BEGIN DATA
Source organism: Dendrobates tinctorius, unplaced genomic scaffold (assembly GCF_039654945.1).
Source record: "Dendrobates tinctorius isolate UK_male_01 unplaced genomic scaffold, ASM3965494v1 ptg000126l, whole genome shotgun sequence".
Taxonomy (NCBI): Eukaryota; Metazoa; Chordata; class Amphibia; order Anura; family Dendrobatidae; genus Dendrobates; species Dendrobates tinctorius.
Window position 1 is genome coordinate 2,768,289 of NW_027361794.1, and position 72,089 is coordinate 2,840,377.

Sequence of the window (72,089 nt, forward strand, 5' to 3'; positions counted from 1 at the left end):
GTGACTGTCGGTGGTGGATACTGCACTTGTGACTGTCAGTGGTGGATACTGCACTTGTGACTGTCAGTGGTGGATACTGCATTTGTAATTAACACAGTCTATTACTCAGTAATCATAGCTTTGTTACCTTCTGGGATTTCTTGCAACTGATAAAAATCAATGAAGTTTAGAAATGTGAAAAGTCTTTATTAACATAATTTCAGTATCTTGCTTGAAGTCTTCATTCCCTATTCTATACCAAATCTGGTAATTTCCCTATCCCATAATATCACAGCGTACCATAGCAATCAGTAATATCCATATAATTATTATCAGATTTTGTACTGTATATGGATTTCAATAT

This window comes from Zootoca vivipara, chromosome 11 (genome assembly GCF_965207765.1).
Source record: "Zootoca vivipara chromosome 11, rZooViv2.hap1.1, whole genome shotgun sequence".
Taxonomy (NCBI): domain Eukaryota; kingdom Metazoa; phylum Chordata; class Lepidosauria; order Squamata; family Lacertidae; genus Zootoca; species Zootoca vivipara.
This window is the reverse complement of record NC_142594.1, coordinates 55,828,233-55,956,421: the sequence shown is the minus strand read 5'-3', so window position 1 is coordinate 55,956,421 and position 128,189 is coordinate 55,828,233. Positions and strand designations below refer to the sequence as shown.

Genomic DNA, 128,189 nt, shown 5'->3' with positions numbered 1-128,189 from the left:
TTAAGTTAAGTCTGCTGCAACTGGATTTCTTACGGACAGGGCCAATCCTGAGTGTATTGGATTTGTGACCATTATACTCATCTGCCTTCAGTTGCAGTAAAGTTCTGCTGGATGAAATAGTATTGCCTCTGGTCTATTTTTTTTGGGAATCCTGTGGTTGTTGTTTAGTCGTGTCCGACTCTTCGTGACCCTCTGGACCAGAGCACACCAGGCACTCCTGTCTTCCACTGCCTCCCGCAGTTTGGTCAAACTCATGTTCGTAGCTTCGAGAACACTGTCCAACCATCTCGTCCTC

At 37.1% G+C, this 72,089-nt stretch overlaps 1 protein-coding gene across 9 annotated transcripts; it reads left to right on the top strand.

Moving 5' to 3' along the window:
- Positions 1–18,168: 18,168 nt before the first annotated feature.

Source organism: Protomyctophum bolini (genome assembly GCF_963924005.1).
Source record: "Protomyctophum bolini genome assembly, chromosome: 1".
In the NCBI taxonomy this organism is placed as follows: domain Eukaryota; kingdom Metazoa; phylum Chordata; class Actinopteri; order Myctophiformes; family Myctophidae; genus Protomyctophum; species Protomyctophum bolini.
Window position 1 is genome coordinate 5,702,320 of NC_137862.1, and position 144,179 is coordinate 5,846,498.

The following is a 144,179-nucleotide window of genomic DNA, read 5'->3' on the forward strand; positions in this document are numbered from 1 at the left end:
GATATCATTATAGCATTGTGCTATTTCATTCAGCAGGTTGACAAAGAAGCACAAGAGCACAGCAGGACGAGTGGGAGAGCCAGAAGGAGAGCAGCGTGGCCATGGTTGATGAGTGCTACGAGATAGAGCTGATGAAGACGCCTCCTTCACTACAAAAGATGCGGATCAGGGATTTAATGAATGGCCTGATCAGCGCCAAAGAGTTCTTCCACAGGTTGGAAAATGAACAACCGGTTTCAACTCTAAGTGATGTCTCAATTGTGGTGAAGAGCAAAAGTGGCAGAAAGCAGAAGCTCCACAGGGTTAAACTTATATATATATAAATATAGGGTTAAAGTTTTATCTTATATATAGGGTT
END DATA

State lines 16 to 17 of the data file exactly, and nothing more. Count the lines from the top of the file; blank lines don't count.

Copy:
Source organism: Protomyctophum bolini (genome assembly GCF_963924005.1).
Source record: "Protomyctophum bolini genome assembly, chromosome: 1".